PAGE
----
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Saladin and the Battle of Hattin (1187)

The defeat at Hattin doomed the Christians in the Holy Land.
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Saladin united the Muslim world in the late 12th century. Meanwhile, Holy Land Christians bickered amongst themselves. As a result, the Muslim position strengthened greatly when compared to the Christians. Tensions between religions culminated in the Battle of Hattin in 1187. The Christians made grave errors which led to their destruction, the collapse of their position in the region, and the Third Crusade.

The great Islamic military leader Saladin spent a couple decades uniting the Muslim world under his Sultanate. Egypt fell to his command in 1169 and over the next twenty years he added more territory. Damascus, Mosul, and others became incorporated into Saladin’s kingdom. At the same time, an uneasy truce existed between the Christians and Muslims.

Christian forces defeated Saladin in battle in 1177. The crusaders essentially checked Muslim aggression with the victory. Tensions remained, but both sides honored the peace until Raynald of Chatillon began skirmishing with the Muslims and threatened the holy site, Mecca. Raynald’s actions did not represent the entire Christian community. Factions developed in Jerusalem between the older “court”led by King Guy, and the newer residents including Raynald and the Knights Templar. Guy wanted peace while Raynald worked to start a war. Eventually, Raynald agreed to a treaty with the Muslims, but an underling violated the terms. A Muslim force chopped a small Christian force to bits at Cresson on May 1, 1187. The defeat reconciled Raynald and Guy, who formed a large Crusader army and marched on Saladin.

The Crusaders believed they could not lose because God was on their side. They even carried portions of the True Cross into battle for luck. However, Saladin outsmarted Raynald. The Christian ordered the army to meet Saladin at Tiberias, which the Sultan wanted. The long and arduous march separated the Christians from their water supply and exposed their lines to attack. They began their trek on July 3 and fell under constant harassment.

By midday, the Christians still had nine miles to march. They had an ample water at this point. Logically, they should have stayed in place until morning. Instead, Raynald ordered the march to continue. His subordinates opposed leaving their watering hole for a forced march through the desert in the heat of the day. It was not reasonable to expect the knights and the army to make nine miles in a half day under those conditions. Raynald overruled them and it led to disaster.

Saladin attacked as soon as he felt prudent. The Crusaders situation became immediately desperate. The Muslims blocked the Christian retreat, but Raynald decided to switch objectives. He recognized the feebleness at attempting to defeat Saladin and decided to change the game. The Frank convinced Guy to march toward Hattin rather than Tiberias. Then, they could switch directions again and hit their main objective. Guy agreed, the Christian lines held, and night fell. The Crusaders made camp completely surrounded by Muslims. Their only hope was to race to the springs at Hattin in the morning. Otherwise, they were finished.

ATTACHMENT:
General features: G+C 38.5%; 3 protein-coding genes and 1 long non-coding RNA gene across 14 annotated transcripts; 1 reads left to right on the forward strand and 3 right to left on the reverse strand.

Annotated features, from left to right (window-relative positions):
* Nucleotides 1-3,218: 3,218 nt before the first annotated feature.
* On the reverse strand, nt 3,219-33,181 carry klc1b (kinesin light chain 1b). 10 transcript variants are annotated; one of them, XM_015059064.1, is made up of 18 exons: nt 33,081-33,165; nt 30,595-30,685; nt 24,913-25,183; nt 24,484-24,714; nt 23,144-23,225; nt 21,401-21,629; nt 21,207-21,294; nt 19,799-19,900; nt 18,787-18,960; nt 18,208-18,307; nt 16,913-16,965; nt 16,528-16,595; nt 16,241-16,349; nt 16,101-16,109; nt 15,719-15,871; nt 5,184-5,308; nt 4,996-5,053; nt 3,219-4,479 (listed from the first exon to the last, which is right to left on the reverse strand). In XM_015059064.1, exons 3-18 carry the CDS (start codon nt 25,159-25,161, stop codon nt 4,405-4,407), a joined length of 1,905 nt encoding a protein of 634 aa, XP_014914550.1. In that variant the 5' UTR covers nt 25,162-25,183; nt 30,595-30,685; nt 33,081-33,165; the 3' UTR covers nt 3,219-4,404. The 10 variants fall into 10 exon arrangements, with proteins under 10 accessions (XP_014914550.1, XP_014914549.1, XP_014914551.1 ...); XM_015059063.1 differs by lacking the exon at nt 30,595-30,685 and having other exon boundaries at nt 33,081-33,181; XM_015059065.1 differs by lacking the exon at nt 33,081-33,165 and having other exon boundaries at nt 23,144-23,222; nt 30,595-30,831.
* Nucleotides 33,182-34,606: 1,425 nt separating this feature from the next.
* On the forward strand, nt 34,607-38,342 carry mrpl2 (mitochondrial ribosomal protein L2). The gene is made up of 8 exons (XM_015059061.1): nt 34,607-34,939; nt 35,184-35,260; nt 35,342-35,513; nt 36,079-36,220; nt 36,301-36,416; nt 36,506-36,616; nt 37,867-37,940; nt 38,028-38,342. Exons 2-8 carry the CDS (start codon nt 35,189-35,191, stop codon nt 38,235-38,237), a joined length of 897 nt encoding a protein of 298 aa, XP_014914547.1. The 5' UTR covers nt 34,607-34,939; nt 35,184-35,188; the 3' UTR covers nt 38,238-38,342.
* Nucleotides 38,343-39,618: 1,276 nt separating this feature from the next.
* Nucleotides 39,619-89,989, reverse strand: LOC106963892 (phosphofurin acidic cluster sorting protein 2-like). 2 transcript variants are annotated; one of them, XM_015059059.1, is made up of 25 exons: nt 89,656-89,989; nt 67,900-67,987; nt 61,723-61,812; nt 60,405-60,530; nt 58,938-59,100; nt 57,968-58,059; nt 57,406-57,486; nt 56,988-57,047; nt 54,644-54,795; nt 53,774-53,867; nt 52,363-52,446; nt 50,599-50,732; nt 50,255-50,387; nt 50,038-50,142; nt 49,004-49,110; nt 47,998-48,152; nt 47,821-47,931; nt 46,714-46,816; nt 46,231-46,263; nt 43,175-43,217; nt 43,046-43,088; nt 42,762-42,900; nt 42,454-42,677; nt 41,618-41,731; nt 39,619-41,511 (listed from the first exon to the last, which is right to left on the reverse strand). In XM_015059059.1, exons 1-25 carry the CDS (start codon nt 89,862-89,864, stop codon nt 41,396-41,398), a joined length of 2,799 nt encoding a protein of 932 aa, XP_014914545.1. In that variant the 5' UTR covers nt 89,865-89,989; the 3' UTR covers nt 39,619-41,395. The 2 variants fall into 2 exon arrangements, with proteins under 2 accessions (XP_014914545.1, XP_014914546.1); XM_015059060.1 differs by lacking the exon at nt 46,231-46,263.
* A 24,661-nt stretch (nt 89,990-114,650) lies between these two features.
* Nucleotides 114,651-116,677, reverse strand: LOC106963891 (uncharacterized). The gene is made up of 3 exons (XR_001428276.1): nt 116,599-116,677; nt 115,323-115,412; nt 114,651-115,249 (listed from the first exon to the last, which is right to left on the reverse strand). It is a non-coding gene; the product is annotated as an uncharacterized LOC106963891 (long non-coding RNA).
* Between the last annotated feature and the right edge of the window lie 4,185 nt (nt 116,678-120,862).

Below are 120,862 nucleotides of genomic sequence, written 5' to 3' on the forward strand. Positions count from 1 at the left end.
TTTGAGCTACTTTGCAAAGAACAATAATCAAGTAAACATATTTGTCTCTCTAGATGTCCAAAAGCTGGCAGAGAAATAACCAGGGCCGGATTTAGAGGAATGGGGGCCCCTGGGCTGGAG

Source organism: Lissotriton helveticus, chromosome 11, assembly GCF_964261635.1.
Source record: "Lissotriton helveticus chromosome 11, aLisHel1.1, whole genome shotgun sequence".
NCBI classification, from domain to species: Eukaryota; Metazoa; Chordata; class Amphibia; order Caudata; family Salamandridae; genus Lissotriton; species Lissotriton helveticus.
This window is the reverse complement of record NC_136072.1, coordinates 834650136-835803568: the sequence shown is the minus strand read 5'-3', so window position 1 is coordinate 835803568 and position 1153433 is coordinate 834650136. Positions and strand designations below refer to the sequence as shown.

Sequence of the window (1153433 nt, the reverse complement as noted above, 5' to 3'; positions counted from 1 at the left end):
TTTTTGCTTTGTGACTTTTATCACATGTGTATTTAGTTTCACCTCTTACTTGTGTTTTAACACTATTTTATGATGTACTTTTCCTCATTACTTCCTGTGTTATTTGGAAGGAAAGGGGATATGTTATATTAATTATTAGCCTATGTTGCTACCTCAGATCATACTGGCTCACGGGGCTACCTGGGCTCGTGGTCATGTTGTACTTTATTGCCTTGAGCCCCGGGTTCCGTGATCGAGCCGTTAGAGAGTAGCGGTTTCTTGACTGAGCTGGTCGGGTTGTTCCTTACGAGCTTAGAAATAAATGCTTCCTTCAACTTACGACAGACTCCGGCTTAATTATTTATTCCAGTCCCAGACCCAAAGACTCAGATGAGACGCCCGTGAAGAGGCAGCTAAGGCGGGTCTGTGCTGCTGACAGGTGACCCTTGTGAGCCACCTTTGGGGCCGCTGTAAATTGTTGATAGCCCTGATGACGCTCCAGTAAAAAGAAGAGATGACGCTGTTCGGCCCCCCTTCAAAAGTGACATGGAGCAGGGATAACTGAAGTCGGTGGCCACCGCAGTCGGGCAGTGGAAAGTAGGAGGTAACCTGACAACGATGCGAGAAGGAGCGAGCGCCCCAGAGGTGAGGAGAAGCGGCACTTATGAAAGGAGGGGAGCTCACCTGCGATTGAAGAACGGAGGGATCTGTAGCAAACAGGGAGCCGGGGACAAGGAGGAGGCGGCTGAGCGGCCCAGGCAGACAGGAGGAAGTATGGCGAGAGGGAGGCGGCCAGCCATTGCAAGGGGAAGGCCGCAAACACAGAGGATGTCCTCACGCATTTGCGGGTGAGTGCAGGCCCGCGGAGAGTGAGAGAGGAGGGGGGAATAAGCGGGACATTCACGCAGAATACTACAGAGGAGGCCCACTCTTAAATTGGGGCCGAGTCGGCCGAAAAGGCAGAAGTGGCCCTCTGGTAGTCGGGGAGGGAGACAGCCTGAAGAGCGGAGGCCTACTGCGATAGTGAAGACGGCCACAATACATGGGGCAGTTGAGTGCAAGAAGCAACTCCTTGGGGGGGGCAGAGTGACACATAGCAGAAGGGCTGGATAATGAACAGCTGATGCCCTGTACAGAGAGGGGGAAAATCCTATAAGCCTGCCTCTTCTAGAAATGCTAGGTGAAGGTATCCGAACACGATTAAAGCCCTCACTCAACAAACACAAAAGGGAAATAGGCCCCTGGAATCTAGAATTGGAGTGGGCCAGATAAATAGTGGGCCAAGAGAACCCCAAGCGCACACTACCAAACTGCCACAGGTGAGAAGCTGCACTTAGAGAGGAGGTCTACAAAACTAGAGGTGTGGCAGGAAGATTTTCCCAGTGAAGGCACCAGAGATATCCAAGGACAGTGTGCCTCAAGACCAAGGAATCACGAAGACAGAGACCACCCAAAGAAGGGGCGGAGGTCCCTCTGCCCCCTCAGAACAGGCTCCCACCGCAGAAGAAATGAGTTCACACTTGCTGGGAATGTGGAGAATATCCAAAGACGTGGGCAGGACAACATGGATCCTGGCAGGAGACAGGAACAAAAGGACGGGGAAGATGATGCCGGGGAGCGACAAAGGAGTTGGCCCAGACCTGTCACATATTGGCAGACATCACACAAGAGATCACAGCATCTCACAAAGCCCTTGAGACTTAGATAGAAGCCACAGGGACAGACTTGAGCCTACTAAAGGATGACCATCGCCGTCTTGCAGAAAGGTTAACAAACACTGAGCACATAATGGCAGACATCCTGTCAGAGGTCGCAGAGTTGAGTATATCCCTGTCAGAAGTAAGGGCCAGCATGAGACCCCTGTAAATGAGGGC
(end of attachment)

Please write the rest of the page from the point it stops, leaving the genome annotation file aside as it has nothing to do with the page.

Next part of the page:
Saladin had his forces set fires around the Crusader position. The smoke and heat made life unbearable. Then, they poured arrows down upon Raynald’s position and people began to flee. Others tried to make Hattin before thirst and Muslim swords cut them down. Saladin quickly surrounded the Christians, who made three charges in an attempt to break out. These attempts failed and the Crusaders surrendered to the Muslims. Guy, Raynald, and many other nobles became prisoners. The True Cross was captured and sent to Damascus.

The Muslims executed the Knights Templar without mercy. Many common soldiers claimed to be Templars to show solidarity and were also cut down. Others were shipped to Muslim slave markets. Saladin met with Guy and provided ice water. When Guy handed the cup to Raynald, Saladin slapped it away and cut off the noble's head for breaking the treaty. Guy and other aristocrats were ransomed and freed.

In the wake of the defeat, Christian strongholds fell to Saladin one by one in the same manner he took Islamic lands. Christianity became isolated in the Holy Land. News of the defeat shocked Europe and led Pope Urban III to die of shock. His successor, Gregory VIII, called for a Third Crusade. Richard the Lionheart, Frederick Barbarossa, and Philip Augustus answered the call and marched to save Christendom.

The Battle of Hattin was a disaster for the Christians. Saladin had consolidated Islam and then defeated the Christians after a treaty violation. Raynald’s own stupidity led to the rout and the subsequent Islamic conquest of Crusader territory under Saladin. In the end, Hattin initiated another Crusade to save the Holy Land.